I’ve been playing live for over 15 years. It’s something I take very seriously, because if you do it right I think live electronic music can be very exciting. Most guys just go through the motions though. They don’t challenge themselves and they avoid risk. It’s not easy to get truly good at it. It took me years to get good. So I’m very proud of what I do live and I’ll always find ways to change it up and keep it interesting for myself. DJing on the other hand is completely new for me. It’s something that I’ve been interested in for years, but I’ve waited to start doing it professionally until now because I think there’s no point in me starting unless I have something really special to offer. I have no interest in being a great live-act and a pretty-good DJ. I need to be very, very good if it’s something I am going to stand behind. At the moment I’m confident about it. I’m glad I got good before I “unveiled” it or whatever. It’s been fun surprising people.

Which do you prefer and why?

I guess they are about equal right now. The live show is exactly where I want it to be and I still love doing it, but I have been doing it for so long that I think I need to mix things up a bit or I might start getting bored. DJing on the other hand is completely new. Even though it’s unbelievably simple compared to what I do live, I’m still just beginning so it’s more of a challenge at the moment. I get nervous when I’m spinning which is kind of nice actually. I don’t see myself giving up playing live, I see myself finding a nice balance with doing both.

Finally is there anything else you want to tell us about that you have planned for 2014/15?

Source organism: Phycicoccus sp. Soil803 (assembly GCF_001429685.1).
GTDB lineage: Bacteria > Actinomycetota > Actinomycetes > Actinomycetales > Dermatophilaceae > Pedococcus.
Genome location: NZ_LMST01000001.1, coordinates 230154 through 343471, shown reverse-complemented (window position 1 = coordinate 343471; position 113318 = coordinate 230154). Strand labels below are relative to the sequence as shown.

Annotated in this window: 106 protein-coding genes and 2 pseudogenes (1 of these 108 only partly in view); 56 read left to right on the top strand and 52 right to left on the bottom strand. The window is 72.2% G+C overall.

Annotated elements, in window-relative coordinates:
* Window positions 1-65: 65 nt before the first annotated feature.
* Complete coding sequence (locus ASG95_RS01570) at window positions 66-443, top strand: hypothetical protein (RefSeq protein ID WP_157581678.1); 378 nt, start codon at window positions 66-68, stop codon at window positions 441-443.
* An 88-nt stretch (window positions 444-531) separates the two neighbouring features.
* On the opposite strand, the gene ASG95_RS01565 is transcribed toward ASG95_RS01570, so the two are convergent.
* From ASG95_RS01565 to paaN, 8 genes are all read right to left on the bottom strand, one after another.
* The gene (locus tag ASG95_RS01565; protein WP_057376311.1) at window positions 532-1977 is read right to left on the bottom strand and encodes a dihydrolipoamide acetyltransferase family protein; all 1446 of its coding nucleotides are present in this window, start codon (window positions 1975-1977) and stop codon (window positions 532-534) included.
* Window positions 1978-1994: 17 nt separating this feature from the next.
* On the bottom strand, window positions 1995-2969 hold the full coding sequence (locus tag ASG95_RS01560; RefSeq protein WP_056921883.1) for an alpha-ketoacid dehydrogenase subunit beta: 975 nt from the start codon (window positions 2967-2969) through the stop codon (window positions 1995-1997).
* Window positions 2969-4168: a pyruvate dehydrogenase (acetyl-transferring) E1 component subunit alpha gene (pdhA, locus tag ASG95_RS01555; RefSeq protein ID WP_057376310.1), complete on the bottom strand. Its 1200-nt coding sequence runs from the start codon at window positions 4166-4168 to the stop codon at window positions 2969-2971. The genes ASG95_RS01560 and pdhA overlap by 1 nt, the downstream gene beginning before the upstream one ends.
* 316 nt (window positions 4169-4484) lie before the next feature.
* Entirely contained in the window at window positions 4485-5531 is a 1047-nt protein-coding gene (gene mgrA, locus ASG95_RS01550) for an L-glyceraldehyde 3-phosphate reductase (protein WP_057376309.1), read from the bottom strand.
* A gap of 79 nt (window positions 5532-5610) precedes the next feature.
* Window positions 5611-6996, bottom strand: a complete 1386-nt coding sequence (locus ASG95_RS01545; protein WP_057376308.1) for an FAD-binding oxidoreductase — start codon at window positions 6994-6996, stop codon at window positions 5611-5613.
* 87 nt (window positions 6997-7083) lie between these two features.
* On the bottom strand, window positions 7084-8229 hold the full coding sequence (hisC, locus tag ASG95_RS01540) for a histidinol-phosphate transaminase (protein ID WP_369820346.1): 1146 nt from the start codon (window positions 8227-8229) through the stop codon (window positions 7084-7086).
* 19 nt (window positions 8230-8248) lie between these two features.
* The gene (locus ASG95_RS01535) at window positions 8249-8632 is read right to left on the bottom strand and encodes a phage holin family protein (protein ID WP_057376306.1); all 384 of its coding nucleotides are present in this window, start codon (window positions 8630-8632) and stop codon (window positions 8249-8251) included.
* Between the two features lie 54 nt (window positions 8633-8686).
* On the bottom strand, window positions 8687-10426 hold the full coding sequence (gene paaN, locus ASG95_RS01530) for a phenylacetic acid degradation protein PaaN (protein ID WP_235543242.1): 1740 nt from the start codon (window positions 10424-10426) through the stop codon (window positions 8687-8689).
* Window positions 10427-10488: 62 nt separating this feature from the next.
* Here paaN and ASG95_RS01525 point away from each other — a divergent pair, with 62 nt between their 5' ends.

I have a couple EPs coming up and a set of remixes from my record called “Lie ToMe” on the way. We’ve got some crazy stuff coming on Beachcoma too from Metope, Sid, SwitchSt(d)ance, Sigward & Oliver Sudden, Low Manuel etc. Dark music = bright future.

Track list
01. Baptiste & Pierre Colleu – Dolphin Kid (Black Merlin’s Romance In The Dark Remix)
02. Sigward & Oliver Sudden – Welcome Back My Sun
03. Heretic – Flesh
04. Undo – 3,9 Grados en la Escaler Richter
05. Flowers and Se Creatures – Citadel (Speaking Minds Remix)
06. SwitchSt(d)ance – ID?
07. Low Manuel – The Beach
08. Lokier – ID?
09. id!r – Wandering Dog
10. Italo Brutalo – Systeria (Club Bizarre Remix)
11. She Lies – Needed You (Asphodells Remix)
12. Norwell – Her

https://www.facebook.com/Fairmont.Jake.Fairley
https://soundcloud.com/fairmont
http://www.beatport.com/artist/fairmont/8904


Ian French
About the Author

Director and DJ, Ian French (Naif) is passionate about every genre of music from Breakbeat, to Drum & Bass, to Techno and Progressive House. If he was to describe his preferred style of music he would probably describe it simply as electronic music. Besides his love for music and DJing his other passions are fine cuisine, wine, and travel.